US pork producers have debuted a label that assures consumers their meat was not made by giving animals ractopamine, an asthma drug-like beta agonist that increases protein synthesis. The ractopamine molecule is a mixture of mirror-image "stereoisomers," which are discouraged in medicines because of unpredictability.
Ractopamine is considered a "repartitioning agent" and was recruited for livestock use when asthma researchers found the drug made mice more muscular says Beef magazine. It is marketed as Paylean for pigs, Optaflexx for cattle and Topmax for turkeys and used in 45 percent of US pigs, 30 percent of ration-fed cattle and in turkeys.
Three years after Paylean's 1999 approval, the FDA's Center for Veterinary Medicine's Office of Surveillance and Compliance accused Elanco, which was Eli Lilly's animal drug division at the time, in a warning letter of withholding information about "safety and effectiveness" and "adverse animal drug experiences" upon which ractopamine was approved.
"Our representatives requested a complete and accurate list of all your GLP [Good Laboratory Practices] studies involving Paylean (Ractopamine hydrochloride), including their current status as well as the names of the respective study monitors. In response, your firm supplied to our representatives multiple lists which differed in the names of the studies and their status. In addition, your firm could not locate or identify documents pertaining to some of the studies. This situation was somewhat confusing and created unneeded delays for our representatives," wrote Gloria J. Dunnavan, Director Division of Compliance.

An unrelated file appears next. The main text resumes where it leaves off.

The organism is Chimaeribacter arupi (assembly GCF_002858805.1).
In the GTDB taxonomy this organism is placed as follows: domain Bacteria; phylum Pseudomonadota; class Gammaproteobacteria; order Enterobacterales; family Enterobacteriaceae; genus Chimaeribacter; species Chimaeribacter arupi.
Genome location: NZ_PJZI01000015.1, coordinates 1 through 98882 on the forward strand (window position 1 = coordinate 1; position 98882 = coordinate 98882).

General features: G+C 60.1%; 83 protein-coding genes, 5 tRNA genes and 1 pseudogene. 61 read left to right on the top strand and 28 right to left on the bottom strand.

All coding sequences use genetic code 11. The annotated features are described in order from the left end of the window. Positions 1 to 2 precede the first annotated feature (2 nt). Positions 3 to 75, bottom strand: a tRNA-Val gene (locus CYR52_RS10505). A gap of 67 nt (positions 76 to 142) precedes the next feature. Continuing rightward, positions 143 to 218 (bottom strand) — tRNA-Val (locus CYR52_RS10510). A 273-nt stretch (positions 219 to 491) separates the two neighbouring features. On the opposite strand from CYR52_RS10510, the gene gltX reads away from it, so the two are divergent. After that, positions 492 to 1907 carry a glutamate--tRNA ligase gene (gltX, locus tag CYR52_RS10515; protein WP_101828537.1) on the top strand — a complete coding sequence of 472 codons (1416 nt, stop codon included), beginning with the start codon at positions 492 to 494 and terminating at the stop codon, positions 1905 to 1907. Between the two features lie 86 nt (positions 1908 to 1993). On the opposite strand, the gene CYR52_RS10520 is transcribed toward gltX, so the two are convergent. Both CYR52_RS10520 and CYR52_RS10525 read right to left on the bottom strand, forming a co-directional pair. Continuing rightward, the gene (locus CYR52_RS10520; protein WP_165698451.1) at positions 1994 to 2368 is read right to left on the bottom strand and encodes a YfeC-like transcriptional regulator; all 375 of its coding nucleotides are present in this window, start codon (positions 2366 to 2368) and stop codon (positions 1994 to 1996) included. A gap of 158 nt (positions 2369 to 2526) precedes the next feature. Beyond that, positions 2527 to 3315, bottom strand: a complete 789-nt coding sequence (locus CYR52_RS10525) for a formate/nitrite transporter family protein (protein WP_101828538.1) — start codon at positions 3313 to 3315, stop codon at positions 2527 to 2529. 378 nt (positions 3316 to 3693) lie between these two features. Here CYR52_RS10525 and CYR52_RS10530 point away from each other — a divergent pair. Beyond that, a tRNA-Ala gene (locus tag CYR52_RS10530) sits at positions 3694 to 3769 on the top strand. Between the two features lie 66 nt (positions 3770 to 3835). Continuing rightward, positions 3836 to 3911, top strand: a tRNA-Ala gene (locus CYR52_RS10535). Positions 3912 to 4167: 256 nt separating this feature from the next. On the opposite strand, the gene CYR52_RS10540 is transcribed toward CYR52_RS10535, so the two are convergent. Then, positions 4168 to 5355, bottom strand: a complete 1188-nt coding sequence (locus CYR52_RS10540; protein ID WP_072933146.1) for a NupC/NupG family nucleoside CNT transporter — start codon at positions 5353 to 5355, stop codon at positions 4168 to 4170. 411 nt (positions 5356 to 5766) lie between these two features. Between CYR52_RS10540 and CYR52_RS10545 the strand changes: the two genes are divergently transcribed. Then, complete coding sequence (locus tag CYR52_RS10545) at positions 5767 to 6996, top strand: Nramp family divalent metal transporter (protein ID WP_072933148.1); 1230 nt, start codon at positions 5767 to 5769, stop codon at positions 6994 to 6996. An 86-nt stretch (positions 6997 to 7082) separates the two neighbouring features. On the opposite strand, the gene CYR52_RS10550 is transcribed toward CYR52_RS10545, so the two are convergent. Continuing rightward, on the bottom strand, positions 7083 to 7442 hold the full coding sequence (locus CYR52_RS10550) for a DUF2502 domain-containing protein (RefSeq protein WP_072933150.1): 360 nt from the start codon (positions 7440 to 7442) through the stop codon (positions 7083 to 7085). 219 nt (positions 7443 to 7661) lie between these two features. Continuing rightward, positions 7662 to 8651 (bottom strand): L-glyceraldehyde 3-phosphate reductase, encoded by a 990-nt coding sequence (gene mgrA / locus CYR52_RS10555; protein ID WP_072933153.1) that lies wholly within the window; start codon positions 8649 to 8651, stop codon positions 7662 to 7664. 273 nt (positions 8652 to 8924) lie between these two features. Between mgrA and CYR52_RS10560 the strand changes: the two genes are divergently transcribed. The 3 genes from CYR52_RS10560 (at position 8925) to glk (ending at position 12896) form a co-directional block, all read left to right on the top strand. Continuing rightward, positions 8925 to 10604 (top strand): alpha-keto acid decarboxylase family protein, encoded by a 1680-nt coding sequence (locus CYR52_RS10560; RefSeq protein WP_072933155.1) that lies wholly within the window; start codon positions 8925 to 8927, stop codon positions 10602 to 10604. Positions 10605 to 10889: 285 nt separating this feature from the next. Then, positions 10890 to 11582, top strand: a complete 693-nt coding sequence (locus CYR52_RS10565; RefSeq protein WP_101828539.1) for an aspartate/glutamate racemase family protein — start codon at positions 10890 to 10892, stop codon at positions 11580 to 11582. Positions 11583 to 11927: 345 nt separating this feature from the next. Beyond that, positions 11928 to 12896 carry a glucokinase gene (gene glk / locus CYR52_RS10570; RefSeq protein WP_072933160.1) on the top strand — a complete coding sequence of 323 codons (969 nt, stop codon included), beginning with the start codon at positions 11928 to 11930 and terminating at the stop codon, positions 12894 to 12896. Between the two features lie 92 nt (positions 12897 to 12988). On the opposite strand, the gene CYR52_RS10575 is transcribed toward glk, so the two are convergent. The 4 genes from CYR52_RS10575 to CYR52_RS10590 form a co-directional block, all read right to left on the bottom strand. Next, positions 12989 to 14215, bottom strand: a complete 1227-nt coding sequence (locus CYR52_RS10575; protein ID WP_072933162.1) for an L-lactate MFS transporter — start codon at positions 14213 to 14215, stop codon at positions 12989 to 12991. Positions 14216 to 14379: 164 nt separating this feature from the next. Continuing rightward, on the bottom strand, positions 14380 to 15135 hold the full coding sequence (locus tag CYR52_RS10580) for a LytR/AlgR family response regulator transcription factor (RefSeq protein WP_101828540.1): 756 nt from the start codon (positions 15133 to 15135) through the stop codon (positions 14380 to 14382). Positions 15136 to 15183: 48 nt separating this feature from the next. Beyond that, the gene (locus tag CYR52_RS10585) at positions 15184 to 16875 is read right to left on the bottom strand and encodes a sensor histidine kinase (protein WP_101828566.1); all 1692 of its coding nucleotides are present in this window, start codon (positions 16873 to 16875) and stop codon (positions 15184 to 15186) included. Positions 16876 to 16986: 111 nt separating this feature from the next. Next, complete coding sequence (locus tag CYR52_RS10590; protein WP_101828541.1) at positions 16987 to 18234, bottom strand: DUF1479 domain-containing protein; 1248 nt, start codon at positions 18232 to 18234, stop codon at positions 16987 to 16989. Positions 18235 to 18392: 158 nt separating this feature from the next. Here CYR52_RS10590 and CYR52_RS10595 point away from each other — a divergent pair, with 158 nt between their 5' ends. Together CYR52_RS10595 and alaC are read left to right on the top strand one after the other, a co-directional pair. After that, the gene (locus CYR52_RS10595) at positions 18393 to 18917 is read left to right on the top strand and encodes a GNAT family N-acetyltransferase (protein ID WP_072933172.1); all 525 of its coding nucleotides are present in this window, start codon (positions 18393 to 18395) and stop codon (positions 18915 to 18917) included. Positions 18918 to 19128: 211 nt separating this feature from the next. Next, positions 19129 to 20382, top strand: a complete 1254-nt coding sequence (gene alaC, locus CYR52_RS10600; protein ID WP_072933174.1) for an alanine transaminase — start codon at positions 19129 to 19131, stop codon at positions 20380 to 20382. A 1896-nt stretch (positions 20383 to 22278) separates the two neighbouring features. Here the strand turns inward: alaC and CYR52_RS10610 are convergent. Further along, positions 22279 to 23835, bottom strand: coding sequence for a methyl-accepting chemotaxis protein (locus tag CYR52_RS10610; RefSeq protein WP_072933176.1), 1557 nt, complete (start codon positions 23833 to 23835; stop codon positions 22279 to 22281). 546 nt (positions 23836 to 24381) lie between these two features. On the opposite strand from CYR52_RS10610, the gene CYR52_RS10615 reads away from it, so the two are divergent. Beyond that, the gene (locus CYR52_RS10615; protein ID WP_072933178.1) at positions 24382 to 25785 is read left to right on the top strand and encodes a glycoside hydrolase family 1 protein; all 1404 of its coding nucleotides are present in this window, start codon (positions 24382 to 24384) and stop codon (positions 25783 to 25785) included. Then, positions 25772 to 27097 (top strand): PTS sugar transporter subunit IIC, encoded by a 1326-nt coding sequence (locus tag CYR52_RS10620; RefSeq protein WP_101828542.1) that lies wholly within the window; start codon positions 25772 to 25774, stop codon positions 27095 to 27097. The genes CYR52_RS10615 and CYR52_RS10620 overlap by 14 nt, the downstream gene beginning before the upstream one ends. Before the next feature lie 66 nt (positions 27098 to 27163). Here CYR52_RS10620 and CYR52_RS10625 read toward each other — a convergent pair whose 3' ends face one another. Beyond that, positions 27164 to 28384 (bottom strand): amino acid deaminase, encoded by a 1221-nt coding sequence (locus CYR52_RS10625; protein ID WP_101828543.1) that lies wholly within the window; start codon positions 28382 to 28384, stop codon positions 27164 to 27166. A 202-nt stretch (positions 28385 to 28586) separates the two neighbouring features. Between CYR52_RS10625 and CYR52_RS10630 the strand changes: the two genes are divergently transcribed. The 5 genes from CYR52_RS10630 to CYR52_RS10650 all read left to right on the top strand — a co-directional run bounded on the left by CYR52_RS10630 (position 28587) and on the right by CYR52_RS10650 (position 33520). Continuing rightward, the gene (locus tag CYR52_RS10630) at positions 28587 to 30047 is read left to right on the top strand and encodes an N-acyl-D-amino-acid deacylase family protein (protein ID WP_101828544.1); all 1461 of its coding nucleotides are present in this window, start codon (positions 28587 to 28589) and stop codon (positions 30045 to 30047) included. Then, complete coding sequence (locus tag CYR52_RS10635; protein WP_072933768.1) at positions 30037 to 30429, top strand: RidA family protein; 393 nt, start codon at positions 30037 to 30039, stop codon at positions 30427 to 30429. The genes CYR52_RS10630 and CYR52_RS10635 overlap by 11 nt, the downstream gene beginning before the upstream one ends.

Omitted said the FDA were calls from farmers reporting "hyperactivity," "dying animals," "downer pigs" and "tying up" and "stress" syndromes to Elanco, said the FDA. Elanco also received calls from farmers saying that "animals are down and shaking," and reporting "pig vomiting after eating feed with Paylean," accused the FDA.
According to Temple Grandin, Professor of Animal Science at Colorado State University, the "indiscriminant use of Paylean (ractopamine) has contributed to an increase in downer non-ambulatory pigs," and pigs that "are extremely difficult to move and drive." In Holsteins, ractopamine is known for causing hoof problems, says Grandin and feedlot managers report the "outer shell of the hoof fell off" on a related beta agonist drug, zilpateral marketed as Zilmax.
An article in the 2003 Journal of Animal Science confirms that "ractopamine does affect the behavior, heart rate and catecholamine profile of finishing pigs and making them more difficult to handle and potentially more susceptible to handling and transport stress."
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